In the halls of the NOSSCR conference, there was much talk about the possibility that the Trump administration is having trouble finding a new commissioner for Social Security and that potential nominees are turning down offers to be nominated.
Regardless, there is a new SSA Deputy Commissioner for Retirement and Disability Policy: Mark J. Warshawsky.
Warshawsky comes from the Mercatus Center of George Mason University. He has called the Social Security program “fraud riddled.”
He has advocated for eliminating the vocational grids used in determining disability cases.
People are worried about the ideas that could come from his leadership.
For example, instead of the grids, the agency may turn more to “evidence based approaches” to evaluate ability to work. It could raise the definition of “advanced age.” It could eliminate English language difficulty as a factor.
5. The Endless Search for SSA Efficiencies
Considering all of these dynamics, it’s not surprising there remains a drive to find efficiencies for the Social Security Administration.
The head of the administrative law judges union has filed 47 suggestions for increasing efficiency. NOSSCR views some of them as good, such as an idea to create templates for favorable decisions so they can be issued faster.
NOSSCR also had the opportunity to make its own hour-long presentation to Congress with suggestions on efficiencies.
Those included eliminating the rule that claimants must submit all their evidence at least five days before a disability hearing. Or if the SSA keeps the rule, NOSSCR calls for clarifying it and providing better training.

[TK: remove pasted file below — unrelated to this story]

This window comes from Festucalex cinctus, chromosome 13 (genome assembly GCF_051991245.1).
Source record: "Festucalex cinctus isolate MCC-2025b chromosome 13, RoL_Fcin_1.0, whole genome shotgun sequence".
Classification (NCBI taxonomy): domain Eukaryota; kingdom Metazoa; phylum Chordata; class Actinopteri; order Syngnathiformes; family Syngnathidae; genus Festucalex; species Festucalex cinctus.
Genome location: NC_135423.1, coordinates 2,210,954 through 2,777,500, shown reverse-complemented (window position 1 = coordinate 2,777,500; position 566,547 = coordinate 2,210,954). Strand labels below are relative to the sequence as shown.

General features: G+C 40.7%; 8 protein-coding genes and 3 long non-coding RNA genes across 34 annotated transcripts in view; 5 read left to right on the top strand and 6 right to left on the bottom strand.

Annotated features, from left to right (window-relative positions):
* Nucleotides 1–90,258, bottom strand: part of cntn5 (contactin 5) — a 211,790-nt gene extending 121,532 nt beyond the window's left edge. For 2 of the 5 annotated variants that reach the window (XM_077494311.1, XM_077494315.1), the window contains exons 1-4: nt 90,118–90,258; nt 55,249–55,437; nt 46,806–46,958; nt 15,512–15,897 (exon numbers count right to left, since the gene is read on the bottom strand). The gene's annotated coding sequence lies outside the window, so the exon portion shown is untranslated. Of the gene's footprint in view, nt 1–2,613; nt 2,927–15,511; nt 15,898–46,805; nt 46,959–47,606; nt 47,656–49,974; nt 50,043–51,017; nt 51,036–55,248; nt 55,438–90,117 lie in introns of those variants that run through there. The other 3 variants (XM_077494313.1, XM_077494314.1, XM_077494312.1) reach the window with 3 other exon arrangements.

NOSSCR opposes other suggestions, like allowing claimants to be questioned about their social media profiles.
6. SSA Has More Pilots than an Airline
Other ideas for changing the system are already moving.
The “CARE” program, created by SSA to reduce the case backlog, is looking at prioritizing cases nationally — on a first in, first out basis — to minimize the differences between local hearing offices.
“For some that can be really good, for some that can be really bad,” noted Ms. Ekman.
It’s already underway as a pilot program. Social Security lets you add your client to a voluntary standby list. When someone else’s disability hearing is cancelled, you can jump your client to an earlier time spot.
The agency is also piloting new software for scheduling, to reduce problems such as client hearings getting booked in two different cities without enough travel time allowed for the attorney.
NOSSCR continues to express concern about the SSA’s use of software to save time by eliminating purported duplicate copies of evidence. The problem is, sometimes things that look like duplicates are not.
For example, you might want to include a seeming-duplicate to provide context to, say, a doctor’s review of a patient’s file. The idea of having your evidence removed from the file is troubling.
Disability attorneys are also concerned that increased pressure to use video hearings is taking away the claimants’ choice between a hearing in person or via video.
It has yet to be officially proposed, but there is talk that the agency may remove video hearings as a voluntary “opt in” option, requiring claimants to “opt out.”
And implications of other recent changes remain uncertain, such as a reorganization of the Office of Disability Adjudication and Review.
In the constant political turmoil, the NOSSCR team stressed that they work hard to find out about changes as they begin to take shape in Washington, D.C. They work with Capitol Hill staff, aiming to stop bad ideas before they get officially proposed.
And they ask disability attorneys around the country to stay engaged in the policy fight. It’s vital to help ensure that people with disabilities trying to receive the benefits they deserve do not find themselves applying in the worst of times.